Friday, October 12

Supreme Court: Whining, Country Cookin' and Celebrities

In our recent post on how overly concerned the Supreme Court seems to be with old people, we pointed out that there were a few other employment cases this term that didn't have anything to do with those along in years.

While that's not exactly true (see below), the cases present a couple of age-neutral issues, parties, bigots and other tabloid-ready topics worth considering, and a judge/justice SCOTUS celebrity showdown that will blow your mind!!

Descriptions after the jump.

CBOCS West v. Humphries.
As a preliminary matter, we note this post is being published in the N.D. of Ill. so we'll take our cues from the 7th Circuit's opinion and refer to CBOCS by it's Christian name, Cracker Barrel.

We tried to skim the questions presented to sum up the case, but somebody must've read the brevity suggestion for SCOTUS questions. From the petition:

Is a race retaliation claim cognizable under 42 U.S.C. § 1981?

What kind of question is this? They better have good orals, 'cause Cracker Barrel is definitely not winning best brief this term.

The 7th Circuit opinion summarizes the case pretty well: Humphries was an assistant manager at Cracker Barrel in Bradley, IL (go Boilermakers!) And, after the store manager who liked him left, they apparently brought in a temporary manager from the early 19th century. From the Circuit Op.:

According to Humphries, Cardin [the mgr] routinely made racially derogatory remarks, such as stating that all African-Americans are “drunk or high on drugs” or that “all Mexicans have a bunch of kids.” Humphries alleges that other employees confirmed Cardin’s inappropriate comments, and told Humphries that Cardin had stated that he was there “for the white people” and was “going to take care of the white people.”

Humphries was fired, of course, and claimed it was in retaliation for bringing the manager's actions to the attention of the district manager. When his Title VII case was dismissed, the district court granted summary judgment on the 1983 claims, holding that retaliation isn't an option under section 1983. The 7th Circuit reversed, and now here we are.

Sprint United Management v. Mendelsohn
Ok, so we said these cases didn't have anything to do with old people, we were speaking from a purely academic point of view. Ms. Mendelsohn, is, in fact, an old person. But the question before the court is not about her underlying ADEA claim (she got riffed and claimed she was picked because of her age) but the fact that she wasn't given a fair trial because the trial court wouldn't hear "me too" evidence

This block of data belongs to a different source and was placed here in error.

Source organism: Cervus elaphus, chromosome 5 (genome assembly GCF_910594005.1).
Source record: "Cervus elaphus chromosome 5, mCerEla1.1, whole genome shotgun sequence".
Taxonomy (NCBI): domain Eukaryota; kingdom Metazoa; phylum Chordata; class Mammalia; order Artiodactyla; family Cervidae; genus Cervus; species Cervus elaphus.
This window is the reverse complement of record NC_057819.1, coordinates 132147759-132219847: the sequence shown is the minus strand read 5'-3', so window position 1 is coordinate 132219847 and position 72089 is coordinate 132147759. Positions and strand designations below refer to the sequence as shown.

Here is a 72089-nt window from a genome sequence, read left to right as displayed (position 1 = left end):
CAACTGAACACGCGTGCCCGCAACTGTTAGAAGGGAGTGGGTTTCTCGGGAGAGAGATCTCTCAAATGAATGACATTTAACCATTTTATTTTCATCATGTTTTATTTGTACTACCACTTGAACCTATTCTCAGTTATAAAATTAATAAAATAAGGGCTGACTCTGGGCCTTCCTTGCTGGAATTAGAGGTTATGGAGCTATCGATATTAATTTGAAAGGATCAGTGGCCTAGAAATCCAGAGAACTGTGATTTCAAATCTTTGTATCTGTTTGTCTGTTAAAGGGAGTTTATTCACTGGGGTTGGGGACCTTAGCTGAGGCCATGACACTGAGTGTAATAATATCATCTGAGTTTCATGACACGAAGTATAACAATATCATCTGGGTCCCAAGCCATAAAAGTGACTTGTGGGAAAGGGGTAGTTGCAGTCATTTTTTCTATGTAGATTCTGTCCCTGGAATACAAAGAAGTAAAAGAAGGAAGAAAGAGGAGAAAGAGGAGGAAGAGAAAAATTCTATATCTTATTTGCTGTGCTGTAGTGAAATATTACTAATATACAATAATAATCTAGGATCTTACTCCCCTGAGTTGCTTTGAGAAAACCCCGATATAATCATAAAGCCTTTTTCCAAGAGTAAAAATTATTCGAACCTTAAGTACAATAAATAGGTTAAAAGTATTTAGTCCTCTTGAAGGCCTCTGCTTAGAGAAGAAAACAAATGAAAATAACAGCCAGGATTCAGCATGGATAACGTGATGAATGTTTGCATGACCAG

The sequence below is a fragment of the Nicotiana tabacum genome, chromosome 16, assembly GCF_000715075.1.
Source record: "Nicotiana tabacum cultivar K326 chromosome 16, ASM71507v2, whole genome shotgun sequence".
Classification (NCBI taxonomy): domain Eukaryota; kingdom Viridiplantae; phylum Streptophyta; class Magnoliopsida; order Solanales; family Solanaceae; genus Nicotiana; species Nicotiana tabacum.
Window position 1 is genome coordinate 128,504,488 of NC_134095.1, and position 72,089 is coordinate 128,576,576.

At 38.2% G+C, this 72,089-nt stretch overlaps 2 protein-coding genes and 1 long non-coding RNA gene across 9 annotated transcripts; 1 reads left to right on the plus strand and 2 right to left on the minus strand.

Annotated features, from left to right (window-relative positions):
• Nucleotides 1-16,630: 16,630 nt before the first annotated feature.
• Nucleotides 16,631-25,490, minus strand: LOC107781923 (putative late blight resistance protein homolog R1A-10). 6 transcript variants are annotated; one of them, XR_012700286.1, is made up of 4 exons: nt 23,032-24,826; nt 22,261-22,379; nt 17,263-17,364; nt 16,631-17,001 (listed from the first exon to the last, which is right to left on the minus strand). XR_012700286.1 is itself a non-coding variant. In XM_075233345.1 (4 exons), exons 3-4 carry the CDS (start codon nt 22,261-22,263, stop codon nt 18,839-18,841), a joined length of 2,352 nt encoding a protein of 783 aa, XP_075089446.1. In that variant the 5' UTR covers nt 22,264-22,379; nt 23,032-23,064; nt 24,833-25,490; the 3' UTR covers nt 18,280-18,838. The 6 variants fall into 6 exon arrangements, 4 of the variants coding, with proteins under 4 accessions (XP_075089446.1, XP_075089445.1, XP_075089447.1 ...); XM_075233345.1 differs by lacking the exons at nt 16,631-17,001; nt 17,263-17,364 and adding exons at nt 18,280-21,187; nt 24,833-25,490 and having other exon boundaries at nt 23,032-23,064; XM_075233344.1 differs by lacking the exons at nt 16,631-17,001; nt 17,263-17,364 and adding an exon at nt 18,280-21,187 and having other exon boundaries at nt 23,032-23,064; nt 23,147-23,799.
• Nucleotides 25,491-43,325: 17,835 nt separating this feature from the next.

"Me too" evidence is the hilariously juvenile nickname (we're waiting for the "nuh-uh, stupid" evidence debate) given to testimony from fellow employees who experienced similar discrimination (in this case, during the reduction-in-force) though not necessarily by the same manager or under the exact, same circumstances. Introduction of this type of testimony has actually been a pretty hotly-debated issue in discrimination cases.

Preston v. Ferrer
Ok, this case is not necessarily an employment case, though the result will definitely have implications on L&E law, because it involves federal preemption under the Federal Arbitration Act. That substantive importance, however, has nothing to do with our interest in this case.

The "Ferrer" in the caption is "Judge" Alex Ferrer, more commonly known as "Judge Alex" to anyone in college, raising small children or sick from school. The other guy, what's-his-name, is Ferrer's former manager. If ever there was an unfortunate and sordid relationship leading two individuals to the Supreme Court, this is it. From Preston's attorney's press release:

Alex Ferrer is a former Florida District Court Judge, who now makes his living on television, arbitrating petty legal disputes.

Arnold Preston is a Florida attorney, who once practiced before Judge Ferrer in Miami. In 1999, Mr. Preston left Florida and took a job with the William Morris Agency in Beverly Hills, California. Recalling Judge Alex Ferrer’s charisma on the bench, Arnold Preston introduced the Florida jurist to the top agents at William Morris. When Arnold Preston left William Morris to become a talent manager and television producer in 2002, he became Judge Alex Ferrer’s manager.

The two had a falling out, of course, and Mr. Preston is trying to arbitrate commissions he is allegedly owed. Heartbreaking.

Current Employment is reading right through this. We think the Supremes are merely trying to capitalize on their involvement in the media high-point that was Anna Nicole, though we hope they're planning some kind of judge-on-judge Iron Chef-style showdown where Judge Alex gets to pick a justice to opine against (we say go with Alito - he's new and seems easliy flustered).

At the very least, we hope the Roberts Court will adopt a minimum c-list celebrity standard for future terms. We'll keep you posted.